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Global Warming hates South Texas

Aggie study turns San Antonio into Laredo; South Texas the new Coahuila

illustration by Chuck Kerr

 

At first it was just one dry year. The next offered no relief. Then thereal punishment set in. Bob Harriss’s father fought the 1950s drought head-on as the manager of a farm and ranch outfit on the borderlands of Cameron County in deep South Texas.

Harriss recalls the men stalking pockmarked river beds with machetes, slapping at the few fish huddled in the remaining pockets of water. The Harriss family was rescued when the company boss ordered them to cut shop and move to Florida. Not everyone was as fortunate.

“There were many people, my friends, that had come from Mexico to work on the farm that didn’t have that opportunity,” Harriss said. “It was just a period where a lot of people were really desperate ... I don’t know what happened to them or where they went.”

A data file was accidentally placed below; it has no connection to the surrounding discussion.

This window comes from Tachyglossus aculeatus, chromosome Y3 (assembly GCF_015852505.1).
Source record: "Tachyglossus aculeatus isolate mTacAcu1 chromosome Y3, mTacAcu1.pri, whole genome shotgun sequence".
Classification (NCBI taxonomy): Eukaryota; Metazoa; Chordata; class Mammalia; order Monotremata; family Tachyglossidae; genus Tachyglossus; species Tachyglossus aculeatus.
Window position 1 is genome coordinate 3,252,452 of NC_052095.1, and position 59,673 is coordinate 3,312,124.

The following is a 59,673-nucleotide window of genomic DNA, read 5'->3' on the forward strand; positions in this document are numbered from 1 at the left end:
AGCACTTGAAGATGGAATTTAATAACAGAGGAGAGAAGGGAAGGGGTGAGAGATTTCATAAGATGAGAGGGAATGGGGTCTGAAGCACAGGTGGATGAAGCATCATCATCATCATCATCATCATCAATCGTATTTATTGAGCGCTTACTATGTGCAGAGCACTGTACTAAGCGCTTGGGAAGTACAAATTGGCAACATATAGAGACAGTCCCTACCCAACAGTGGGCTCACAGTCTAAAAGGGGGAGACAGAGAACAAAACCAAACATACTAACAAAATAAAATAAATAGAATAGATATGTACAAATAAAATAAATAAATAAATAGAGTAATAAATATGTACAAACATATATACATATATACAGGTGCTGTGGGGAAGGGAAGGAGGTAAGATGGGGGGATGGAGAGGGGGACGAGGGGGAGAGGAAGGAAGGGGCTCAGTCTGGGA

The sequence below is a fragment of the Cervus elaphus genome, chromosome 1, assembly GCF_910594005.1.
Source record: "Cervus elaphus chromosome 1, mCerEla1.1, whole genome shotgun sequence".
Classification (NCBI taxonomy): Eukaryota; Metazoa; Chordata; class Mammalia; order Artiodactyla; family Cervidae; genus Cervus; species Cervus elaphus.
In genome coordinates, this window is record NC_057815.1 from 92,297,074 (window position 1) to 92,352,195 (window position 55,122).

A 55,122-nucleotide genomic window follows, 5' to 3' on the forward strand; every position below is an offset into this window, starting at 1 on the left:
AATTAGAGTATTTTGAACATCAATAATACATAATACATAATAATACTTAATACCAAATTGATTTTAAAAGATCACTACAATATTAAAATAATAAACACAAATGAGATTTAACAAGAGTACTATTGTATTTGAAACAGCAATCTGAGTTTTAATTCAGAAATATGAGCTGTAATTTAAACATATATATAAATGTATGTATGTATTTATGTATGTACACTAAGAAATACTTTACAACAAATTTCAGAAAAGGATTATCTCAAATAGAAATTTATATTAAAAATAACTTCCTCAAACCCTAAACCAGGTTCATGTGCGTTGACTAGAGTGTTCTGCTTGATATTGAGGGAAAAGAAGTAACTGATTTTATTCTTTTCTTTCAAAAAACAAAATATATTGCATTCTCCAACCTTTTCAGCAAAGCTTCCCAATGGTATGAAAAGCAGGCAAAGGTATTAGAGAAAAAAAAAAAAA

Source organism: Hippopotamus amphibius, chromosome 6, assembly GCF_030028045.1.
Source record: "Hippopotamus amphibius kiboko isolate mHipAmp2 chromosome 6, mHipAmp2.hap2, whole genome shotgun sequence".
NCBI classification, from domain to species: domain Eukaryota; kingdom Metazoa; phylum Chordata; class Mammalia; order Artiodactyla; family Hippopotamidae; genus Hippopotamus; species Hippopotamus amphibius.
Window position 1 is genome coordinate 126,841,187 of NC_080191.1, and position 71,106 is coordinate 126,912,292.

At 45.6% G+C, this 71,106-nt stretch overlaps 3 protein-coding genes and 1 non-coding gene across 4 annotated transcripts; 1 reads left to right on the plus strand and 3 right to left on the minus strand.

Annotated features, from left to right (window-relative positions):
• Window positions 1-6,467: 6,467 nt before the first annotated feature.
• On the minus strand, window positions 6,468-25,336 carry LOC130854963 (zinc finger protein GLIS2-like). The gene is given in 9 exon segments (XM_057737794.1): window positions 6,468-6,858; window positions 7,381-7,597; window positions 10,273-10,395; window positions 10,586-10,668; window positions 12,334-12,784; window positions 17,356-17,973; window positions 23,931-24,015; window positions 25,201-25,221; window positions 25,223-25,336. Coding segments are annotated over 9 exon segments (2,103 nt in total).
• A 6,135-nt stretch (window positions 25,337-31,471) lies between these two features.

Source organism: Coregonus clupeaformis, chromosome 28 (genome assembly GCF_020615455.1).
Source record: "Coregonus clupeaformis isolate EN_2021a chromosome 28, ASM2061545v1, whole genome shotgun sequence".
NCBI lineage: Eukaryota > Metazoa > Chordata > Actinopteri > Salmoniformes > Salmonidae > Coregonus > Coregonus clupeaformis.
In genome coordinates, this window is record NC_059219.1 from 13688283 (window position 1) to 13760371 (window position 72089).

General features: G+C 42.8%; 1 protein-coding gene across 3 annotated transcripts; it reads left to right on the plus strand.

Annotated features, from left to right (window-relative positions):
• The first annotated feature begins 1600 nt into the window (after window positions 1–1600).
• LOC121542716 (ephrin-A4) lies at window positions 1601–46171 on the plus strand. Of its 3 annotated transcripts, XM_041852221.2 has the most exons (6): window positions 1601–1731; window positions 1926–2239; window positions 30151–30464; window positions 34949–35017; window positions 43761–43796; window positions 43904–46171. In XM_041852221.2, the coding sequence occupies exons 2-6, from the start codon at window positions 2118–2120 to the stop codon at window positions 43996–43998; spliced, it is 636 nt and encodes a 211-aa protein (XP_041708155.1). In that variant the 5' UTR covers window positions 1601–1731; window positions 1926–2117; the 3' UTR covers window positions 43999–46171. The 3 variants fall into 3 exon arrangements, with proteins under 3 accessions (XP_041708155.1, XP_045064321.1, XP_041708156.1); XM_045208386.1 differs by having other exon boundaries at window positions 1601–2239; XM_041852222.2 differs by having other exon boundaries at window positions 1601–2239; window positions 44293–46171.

Perhaps because Harriss lived through climate uncertainty as a child, he is startlingly clear-eyed about the dust-storm gathering today. President and CEO of the Houston Advanced Research Center in the Woodlands and a senior scientist at the National Center for Atmospheric Research, Harriss writes the prescriptive chapter in a forthcoming book that details the devastation Global Warming is bringing to South Texas. [See sidebar, page 10.] The Changing Climate of South Texas, 1900-2100, to be published in late September, paints a bleak portrait of what we can expect from the next 93 years. The dire weather forecast, divided into 10 topical chapters, proposes that the already “problematic” climate of South Texas — an unpredictable zone bridging the moist East with the great deserts of the West, a more seasonal North with the frostless South — is about to become much more unpredictable and unmanageable.

Eleven of the past 12 years already rank as the hottest on record and a 2007 report by the Intergovernmental Panel on Climate Change connects these changes to human behavior to the closest degree yet. Now the collective research by some of A&M’s top scientists — the first of its kind to focus on South Texas — is yet one more confirmation that the state’s most ecologically delicate region won’t escape the effects of Global Warming unscathed.